In Their Eyes Were Watching God by Zora Neale Hurston, how does Janie use silence and lack of speech as a form of resistance? Give at least four examples from the book and explain.
Throughout the novel, Zora Neale Hurston often presents Janie in a situation where speaking out would not help her gain what she desires or could be dangerous. At other times, she is outspoken. Both silence and speech can therefore be understood as constituting resistance.
When Janie returns to Eatonville, as the novel begins, the town gossips cannot contain their curiosity about her activities since leaving. They complain, as Pheoby says, that “she didn’t stop and tell us all her business.” Janie demonstrates the advantages of keeping her own council.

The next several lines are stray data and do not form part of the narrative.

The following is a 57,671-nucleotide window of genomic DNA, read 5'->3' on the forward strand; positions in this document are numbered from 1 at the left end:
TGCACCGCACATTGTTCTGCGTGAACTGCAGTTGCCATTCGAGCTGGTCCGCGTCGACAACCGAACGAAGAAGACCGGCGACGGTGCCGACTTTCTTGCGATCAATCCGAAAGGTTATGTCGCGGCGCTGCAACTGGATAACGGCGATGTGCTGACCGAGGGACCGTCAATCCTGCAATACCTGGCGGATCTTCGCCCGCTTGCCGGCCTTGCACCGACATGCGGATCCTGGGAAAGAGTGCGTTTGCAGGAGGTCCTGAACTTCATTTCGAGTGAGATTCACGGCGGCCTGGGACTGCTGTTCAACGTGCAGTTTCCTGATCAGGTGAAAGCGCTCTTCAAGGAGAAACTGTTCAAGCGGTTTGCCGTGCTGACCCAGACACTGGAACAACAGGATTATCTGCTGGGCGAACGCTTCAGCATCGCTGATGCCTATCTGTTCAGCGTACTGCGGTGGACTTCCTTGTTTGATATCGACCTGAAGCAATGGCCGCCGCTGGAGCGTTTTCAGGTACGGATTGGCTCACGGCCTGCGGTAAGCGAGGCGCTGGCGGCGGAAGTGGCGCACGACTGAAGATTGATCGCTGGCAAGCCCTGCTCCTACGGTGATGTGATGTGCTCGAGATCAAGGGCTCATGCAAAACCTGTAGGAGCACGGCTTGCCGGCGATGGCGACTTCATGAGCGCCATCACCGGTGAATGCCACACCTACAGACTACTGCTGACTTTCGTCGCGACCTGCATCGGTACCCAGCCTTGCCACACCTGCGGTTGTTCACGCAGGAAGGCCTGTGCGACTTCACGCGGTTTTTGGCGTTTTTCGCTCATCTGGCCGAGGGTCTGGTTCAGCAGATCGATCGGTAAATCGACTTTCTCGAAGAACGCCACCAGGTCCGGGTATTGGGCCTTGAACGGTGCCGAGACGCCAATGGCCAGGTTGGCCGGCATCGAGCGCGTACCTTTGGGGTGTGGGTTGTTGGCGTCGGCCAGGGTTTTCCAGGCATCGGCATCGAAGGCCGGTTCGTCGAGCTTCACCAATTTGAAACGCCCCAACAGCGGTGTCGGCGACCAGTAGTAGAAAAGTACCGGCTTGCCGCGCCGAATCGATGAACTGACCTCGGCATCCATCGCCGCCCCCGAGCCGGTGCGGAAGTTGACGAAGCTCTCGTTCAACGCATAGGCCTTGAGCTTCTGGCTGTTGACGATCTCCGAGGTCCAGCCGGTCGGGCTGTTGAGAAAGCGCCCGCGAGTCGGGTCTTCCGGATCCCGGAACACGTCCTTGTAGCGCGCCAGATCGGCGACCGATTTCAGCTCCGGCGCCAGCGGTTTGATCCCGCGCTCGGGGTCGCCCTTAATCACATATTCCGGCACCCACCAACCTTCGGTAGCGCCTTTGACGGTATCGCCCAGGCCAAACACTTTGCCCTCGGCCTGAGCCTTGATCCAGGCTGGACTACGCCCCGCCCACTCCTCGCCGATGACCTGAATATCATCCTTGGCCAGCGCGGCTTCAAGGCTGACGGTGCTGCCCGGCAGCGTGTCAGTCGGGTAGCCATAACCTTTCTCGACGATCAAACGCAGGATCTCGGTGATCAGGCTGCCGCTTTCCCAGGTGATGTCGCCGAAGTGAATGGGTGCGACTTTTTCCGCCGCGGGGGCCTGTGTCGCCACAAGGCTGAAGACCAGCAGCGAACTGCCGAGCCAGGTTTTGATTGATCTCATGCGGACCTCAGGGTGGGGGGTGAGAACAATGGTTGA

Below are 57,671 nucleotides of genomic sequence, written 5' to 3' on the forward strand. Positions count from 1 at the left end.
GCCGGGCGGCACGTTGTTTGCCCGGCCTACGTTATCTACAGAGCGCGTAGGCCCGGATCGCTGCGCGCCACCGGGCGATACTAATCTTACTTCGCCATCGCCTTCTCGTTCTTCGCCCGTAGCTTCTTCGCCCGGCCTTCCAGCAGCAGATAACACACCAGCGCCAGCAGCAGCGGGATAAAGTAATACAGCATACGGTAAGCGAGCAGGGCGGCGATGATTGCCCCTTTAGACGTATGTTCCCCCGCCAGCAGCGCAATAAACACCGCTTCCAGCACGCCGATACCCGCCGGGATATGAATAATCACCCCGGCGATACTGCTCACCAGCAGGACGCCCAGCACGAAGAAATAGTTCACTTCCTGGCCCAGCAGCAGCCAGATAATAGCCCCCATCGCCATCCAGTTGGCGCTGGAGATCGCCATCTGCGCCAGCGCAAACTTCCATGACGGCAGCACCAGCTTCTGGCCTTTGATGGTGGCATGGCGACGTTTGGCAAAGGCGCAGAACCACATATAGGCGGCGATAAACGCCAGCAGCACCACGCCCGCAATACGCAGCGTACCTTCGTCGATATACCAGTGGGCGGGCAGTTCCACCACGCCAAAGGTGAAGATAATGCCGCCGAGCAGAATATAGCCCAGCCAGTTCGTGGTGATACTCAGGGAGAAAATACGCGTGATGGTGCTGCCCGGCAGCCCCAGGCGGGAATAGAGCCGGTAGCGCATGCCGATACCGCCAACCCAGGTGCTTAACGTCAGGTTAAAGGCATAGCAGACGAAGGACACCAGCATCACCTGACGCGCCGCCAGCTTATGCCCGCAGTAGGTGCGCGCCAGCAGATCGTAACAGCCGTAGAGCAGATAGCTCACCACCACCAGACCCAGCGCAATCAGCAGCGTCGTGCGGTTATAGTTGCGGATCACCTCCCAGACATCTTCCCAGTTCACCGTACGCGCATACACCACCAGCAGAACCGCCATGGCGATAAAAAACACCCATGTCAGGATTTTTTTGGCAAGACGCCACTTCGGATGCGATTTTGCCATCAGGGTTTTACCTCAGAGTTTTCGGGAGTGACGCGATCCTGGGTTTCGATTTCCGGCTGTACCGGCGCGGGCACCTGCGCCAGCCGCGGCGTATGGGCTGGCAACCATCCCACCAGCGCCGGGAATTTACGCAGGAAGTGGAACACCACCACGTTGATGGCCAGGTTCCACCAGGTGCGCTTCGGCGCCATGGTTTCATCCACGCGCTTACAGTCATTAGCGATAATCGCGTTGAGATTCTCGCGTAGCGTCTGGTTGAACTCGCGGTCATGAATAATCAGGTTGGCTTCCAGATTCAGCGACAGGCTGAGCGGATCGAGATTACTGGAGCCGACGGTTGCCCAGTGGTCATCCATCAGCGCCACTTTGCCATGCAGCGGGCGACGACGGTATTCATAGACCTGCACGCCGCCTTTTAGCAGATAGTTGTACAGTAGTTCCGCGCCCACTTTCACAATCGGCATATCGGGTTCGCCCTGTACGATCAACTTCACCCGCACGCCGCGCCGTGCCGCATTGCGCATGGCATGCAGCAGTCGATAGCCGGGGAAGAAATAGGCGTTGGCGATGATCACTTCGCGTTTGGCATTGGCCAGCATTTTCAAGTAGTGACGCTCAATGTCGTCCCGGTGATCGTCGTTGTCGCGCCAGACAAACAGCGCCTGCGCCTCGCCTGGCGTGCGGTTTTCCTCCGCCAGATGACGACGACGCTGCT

Later, however, she will begin providing a full narrative to Pheoby. Janie says that talking and understanding are two different things, and she can provide that understanding because of their close friendship.
So tain’t no use in me telling you something’ unless Ah give you de understandin’ to go...
(The entire section contains 442 words.)
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